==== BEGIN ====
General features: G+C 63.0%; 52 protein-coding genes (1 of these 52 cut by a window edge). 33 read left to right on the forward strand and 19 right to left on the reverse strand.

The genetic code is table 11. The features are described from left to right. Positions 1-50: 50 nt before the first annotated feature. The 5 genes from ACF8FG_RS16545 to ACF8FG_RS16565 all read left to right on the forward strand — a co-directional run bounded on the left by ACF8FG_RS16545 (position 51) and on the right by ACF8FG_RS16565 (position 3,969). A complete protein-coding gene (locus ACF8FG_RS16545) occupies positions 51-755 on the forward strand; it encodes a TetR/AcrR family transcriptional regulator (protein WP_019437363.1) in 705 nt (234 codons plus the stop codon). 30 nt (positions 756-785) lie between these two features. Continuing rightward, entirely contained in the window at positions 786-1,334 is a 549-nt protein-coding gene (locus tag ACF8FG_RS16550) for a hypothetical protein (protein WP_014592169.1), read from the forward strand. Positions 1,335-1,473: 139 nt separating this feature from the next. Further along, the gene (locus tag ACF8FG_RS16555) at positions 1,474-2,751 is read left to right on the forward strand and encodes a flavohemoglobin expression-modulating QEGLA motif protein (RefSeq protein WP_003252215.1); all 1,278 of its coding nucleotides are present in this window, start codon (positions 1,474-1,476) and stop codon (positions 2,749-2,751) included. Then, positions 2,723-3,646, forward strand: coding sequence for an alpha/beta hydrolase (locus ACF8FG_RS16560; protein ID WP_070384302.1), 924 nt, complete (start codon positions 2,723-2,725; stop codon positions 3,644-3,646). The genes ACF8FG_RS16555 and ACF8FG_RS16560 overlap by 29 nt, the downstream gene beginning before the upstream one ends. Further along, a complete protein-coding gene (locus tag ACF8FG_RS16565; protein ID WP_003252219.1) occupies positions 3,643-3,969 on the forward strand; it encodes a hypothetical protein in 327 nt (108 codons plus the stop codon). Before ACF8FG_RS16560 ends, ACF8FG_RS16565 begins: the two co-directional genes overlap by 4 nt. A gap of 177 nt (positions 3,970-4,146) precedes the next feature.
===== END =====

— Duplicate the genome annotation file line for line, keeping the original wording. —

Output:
General features: G+C 63.0%; 52 protein-coding genes (1 of these 52 cut by a window edge). 33 read left to right on the forward strand and 19 right to left on the reverse strand.

The genetic code is table 11. The features are described from left to right. Positions 1-50: 50 nt before the first annotated feature. The 5 genes from ACF8FG_RS16545 to ACF8FG_RS16565 all read left to right on the forward strand — a co-directional run bounded on the left by ACF8FG_RS16545 (position 51) and on the right by ACF8FG_RS16565 (position 3,969). A complete protein-coding gene (locus ACF8FG_RS16545) occupies positions 51-755 on the forward strand; it encodes a TetR/AcrR family transcriptional regulator (protein WP_019437363.1) in 705 nt (234 codons plus the stop codon). 30 nt (positions 756-785) lie between these two features. Continuing rightward, entirely contained in the window at positions 786-1,334 is a 549-nt protein-coding gene (locus tag ACF8FG_RS16550) for a hypothetical protein (protein WP_014592169.1), read from the forward strand. Positions 1,335-1,473: 139 nt separating this feature from the next. Further along, the gene (locus tag ACF8FG_RS16555) at positions 1,474-2,751 is read left to right on the forward strand and encodes a flavohemoglobin expression-modulating QEGLA motif protein (RefSeq protein WP_003252215.1); all 1,278 of its coding nucleotides are present in this window, start codon (positions 1,474-1,476) and stop codon (positions 2,749-2,751) included. Then, positions 2,723-3,646, forward strand: coding sequence for an alpha/beta hydrolase (locus ACF8FG_RS16560; protein ID WP_070384302.1), 924 nt, complete (start codon positions 2,723-2,725; stop codon positions 3,644-3,646). The genes ACF8FG_RS16555 and ACF8FG_RS16560 overlap by 29 nt, the downstream gene beginning before the upstream one ends. Further along, a complete protein-coding gene (locus tag ACF8FG_RS16565; protein ID WP_003252219.1) occupies positions 3,643-3,969 on the forward strand; it encodes a hypothetical protein in 327 nt (108 codons plus the stop codon). Before ACF8FG_RS16560 ends, ACF8FG_RS16565 begins: the two co-directional genes overlap by 4 nt. A gap of 177 nt (positions 3,970-4,146) precedes the next feature.